I found irritating Morwenna and Rosina being turned into tenderly loving schoolmistresses — back to the patriarchy. Caroline (the now anorexic-looking Gabrielle Wilder) reminds me of the medieval statue of Barbara, always with lamp except she carries around a deliberately chosen fat dog. She is now resentful and jealous of Catherine whom Dwight does seem drawn to. Even he is travestied, becoming belligerently aggressive toward Ross in order to pressure Ross into giving up his loyalty to Despard (as imprudent). Dwight’s complete lack of this kind of emotional blackmail has escaped Debbie Horsfield (or she is glad to shed him of a characteristic generosity and inability to pressure others many would despise him for). OTOH, as in the books he shows himself to be his own man; he has his professional conscience and follows it despite his wife’s upper class prejudices and ignorance.


Dwight helping George by taking him to his wife’s grave: he utters an idea which is a play on a sentiment that Graham ends The Angry Tide with: all we have is that we are alive here today and that is what we must make what we can of

I find the relentless pace of these four episodes and constant switching back and forth of the scenes destructive of any development of conversation or thought. Many of the recap blogs wax snarky over this. Debbie Horsfield does trust her viewer to have the patience to see small moments develop slowly. We cannot dwell in the relationship of Ross and Demelza when it is deeply companionable because the scenes are so rushed and embedded in distractions (juxtaposition, switching back and forth):


The look on Eleanor Tomlinson’s face here suggests to me she has read Graham’s books, and some of her comments show how much she has invested in Graham’s heroine ….

I realize the larger content, the actual thrust of episodes is so often sheerly repetitive of the first seven books and earlier seasons. Again Ross is saving countless victim- miners and their children from death in an avalanche. Again he risks all his estate and fortune, this time to save the miners from unemployment. At least in Graham’s books, he does this to begin a business for himself, because he is guilty over Francis’s death and wants to control Elizabeth, make her dependent on him.

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Opening of episode 1: gradually we focus in on Ross out in his boat, and watch him come into shore

A few elements to praise:

I wish there were more moments in the four hours that derive from Graham’s Poldark books or conceptions, which the reader of Graham’s novels, someone who has read some 18th century history and knows the importance of the French revolution and the Enlightenment to a modern way of life today, and the lover of thoughtful period costume drama is left alone in peace to enjoy. Examples: At the opening of the first episode this season we see Ross out in a boat fishing by himself quietly. He is taking a needed break. George at first leaving Trenwith to rot; then his beginning to see Elizabeth and returning to Trenwith to find her is touching. I thought the conception of George’s half-craziness and coldness towards his son well done by Farthing, though he is blackened since in the books he did pay for Geoffrey Charles’s education as far as Geoffrey Charles asked for. The depiction of less major characters too — that Morwenna will have a hard time coping with sexuality is at first presented with sensitivity as is Demelza’s attempt to win over the workers.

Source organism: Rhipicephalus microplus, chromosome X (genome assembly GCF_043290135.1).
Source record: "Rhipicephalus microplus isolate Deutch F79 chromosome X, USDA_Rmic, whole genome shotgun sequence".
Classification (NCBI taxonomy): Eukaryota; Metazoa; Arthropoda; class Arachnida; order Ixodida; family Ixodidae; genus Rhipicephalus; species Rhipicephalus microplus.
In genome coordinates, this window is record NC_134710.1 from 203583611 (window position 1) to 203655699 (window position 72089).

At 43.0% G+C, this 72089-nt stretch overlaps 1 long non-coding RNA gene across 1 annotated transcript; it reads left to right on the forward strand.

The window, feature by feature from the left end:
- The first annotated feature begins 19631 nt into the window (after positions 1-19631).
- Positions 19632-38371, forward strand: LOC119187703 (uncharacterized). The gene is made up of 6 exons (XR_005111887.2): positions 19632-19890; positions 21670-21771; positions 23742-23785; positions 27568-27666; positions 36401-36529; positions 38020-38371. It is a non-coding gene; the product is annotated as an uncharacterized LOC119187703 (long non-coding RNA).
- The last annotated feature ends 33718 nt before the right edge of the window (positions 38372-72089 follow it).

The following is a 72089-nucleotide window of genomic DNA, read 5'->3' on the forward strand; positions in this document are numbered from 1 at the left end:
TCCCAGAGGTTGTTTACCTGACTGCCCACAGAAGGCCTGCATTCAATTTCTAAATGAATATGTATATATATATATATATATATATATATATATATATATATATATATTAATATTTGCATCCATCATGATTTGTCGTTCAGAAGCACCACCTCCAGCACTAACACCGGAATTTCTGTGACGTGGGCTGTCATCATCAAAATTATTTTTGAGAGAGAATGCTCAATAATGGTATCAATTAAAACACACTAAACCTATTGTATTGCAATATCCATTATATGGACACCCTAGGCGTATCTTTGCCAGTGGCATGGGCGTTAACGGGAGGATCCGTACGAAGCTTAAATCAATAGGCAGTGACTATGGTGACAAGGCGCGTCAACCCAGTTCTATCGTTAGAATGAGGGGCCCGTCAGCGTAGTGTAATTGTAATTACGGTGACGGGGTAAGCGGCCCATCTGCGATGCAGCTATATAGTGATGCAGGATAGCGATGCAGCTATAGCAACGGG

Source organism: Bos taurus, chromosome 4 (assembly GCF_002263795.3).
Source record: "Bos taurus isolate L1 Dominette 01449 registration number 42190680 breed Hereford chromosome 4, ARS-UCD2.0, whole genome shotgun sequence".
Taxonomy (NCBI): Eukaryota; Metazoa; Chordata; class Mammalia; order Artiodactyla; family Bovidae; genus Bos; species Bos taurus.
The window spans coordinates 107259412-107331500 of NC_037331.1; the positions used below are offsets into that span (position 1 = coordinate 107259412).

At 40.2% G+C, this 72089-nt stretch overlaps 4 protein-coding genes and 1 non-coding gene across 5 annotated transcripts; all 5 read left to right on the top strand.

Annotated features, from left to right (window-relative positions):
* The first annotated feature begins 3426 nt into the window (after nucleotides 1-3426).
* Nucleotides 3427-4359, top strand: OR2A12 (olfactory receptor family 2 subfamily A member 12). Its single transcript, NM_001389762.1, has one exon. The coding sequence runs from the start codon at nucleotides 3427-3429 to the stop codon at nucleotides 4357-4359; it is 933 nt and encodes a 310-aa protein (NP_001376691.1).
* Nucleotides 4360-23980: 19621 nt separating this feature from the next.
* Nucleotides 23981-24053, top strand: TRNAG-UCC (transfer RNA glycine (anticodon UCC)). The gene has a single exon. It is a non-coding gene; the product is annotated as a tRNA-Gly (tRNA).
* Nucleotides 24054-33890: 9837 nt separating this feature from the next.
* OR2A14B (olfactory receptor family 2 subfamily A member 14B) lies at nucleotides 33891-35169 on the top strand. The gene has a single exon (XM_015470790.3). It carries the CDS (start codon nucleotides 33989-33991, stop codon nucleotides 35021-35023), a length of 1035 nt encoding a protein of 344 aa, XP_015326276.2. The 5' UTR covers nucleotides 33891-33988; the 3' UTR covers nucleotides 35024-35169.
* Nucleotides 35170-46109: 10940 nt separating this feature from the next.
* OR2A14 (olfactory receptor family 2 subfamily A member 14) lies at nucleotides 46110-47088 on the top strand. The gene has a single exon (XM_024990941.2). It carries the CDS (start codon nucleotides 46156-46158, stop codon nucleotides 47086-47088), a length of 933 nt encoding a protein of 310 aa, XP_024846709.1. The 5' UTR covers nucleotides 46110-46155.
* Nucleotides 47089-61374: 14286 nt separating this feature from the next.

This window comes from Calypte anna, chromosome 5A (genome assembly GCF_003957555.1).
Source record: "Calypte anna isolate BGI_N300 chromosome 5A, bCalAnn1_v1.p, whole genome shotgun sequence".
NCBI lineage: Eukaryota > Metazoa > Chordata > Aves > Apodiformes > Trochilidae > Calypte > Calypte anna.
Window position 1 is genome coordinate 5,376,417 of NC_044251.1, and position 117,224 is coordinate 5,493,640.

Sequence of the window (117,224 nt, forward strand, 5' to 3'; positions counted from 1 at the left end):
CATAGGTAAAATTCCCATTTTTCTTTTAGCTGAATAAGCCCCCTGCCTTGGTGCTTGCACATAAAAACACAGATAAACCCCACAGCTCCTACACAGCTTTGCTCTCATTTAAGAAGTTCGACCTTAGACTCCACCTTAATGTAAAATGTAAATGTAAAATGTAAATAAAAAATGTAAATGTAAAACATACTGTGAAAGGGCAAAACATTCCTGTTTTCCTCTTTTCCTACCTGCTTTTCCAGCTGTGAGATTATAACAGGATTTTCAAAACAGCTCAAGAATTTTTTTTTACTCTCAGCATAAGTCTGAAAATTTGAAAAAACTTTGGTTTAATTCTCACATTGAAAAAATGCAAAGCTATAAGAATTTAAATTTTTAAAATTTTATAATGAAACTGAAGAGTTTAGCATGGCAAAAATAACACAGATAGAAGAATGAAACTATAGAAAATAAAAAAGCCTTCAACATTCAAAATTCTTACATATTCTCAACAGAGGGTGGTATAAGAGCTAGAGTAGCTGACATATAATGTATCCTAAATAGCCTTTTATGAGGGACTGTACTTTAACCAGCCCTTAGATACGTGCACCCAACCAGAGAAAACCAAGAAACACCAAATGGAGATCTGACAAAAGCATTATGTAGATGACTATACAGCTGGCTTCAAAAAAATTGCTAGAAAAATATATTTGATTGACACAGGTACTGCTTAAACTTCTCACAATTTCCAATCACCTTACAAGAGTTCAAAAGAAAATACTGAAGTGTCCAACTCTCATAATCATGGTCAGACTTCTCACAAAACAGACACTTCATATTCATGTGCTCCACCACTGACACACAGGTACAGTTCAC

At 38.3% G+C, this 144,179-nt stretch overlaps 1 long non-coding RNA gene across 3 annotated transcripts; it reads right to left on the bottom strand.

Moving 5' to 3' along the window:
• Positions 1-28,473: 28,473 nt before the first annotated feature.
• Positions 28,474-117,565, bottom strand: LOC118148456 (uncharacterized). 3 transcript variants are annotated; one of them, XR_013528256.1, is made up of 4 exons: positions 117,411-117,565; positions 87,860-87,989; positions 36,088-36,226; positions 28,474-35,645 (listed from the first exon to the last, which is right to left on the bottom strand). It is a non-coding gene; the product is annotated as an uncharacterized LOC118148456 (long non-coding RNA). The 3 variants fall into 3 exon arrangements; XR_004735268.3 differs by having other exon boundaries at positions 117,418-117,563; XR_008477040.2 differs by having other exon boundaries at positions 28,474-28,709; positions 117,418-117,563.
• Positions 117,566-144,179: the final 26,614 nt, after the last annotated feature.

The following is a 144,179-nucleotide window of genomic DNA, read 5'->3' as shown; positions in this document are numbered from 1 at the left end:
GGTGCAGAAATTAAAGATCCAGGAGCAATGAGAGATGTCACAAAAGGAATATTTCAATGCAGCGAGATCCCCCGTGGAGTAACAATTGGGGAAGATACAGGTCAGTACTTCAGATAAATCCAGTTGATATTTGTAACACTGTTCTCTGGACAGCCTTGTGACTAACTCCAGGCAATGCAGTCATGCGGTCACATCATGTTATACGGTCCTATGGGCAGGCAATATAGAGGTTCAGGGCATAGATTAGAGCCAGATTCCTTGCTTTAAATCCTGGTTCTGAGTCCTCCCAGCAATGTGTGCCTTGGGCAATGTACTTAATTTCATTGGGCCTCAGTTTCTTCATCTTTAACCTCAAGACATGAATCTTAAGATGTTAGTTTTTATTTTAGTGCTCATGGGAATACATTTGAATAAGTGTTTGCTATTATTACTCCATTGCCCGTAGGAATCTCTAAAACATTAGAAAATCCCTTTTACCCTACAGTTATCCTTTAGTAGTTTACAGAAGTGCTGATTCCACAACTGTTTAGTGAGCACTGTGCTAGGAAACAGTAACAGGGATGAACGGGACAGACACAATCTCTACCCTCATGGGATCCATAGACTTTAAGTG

Episode 2 has much that is persuasive and interesting politically — as a historical film (the way the first four seasons presented mining, farming and other realities of the era). The 1790s was a period of severe repression — unfairly because the English protesters were out for reform, but Pitt and the wealthy were frightened by what had happened in France. And they did frame people, and use just such printed circulating pamphlets. The gov’t did have surveillance techniques. Despard was far smarter than she presents him, he was impulsive and used to using violence; all characteristics praised and honored by the establishment of this era — very like Nelson (who he was friends with, worked with in the Caribbean) in some ways, only more controlled.

Episode 3: There is an anticipation of a sixth season in the behavior of the children: the young Clowance looking yearningly over the fence at Trenwith. We will find her there in the first phase of The Stranger from the Sea. Sam and Rosina slowly getting together over Bible-reading. Valentine ever alone wandering, picked up by the kindly Ross (who we see is his father from visual resemblance).


Ross watched by spies, enemies ….

In this interim plot-design, we are shown how slowly Hanson and Merceron in London draw a noose of inference and suspicion around both Despard and Ross, to accuse them of treason. This was done in the 1790s and people were tried, imprisoned, hung — 10 famously got off partly by the brilliant defense, Godwin’s publication of a treatise on equity and justice, and the reality the population was deeply against this repression. Of course our characters use Tess as their mole and encourage her to get at the head of gangs to destroy houses and people (highly anachronistic the idea any mob of men would automatically obey a woman). A noose of inference and suspicion is gradually being unfolded around Ross, ever oblivious in her desire to help his friend, bring about meaningful reform, love his wife and children …

Harry Richardson as Drake Carne attempting to care for a mentally distressed young woman delivers a pitch perfect performance; his behavior a parallel to Dwight Enys in the fiction; Luke Norris has his character as far sterner, but then he does not love the people he is treating.


Epitomizing shot

The linking together of the neglected Valentine with the once abused Morwenna is valuable symbolically.

I’ll conclude with my finding that several of the heroes of Graham’s suspense novels involve themselves politically, usually on the left, and act in ethical ways against their own interest, endangering their lives. In one I have been studying, Greek Fire, a depiction of the US-UK ruthless intervention in Greek politics in the 1940s and 50s to destroy social democracy — it result in years of dictatorship, but then Papandreos took power by election and a social democracy for years emerged — Graham’s hero is characterized in ways that recall Ross. Greek Fire was written not long after Warleggan. Here is one typical characterization: a friend wants the hero to give up his ethics, morality, efforts: and the man says here you are “pushing on, never letting up, … why do you not accept life as it is instead of trying to worry it with your teeth all the time, like a terrier with a bone. Is this not Ross too?

Ellen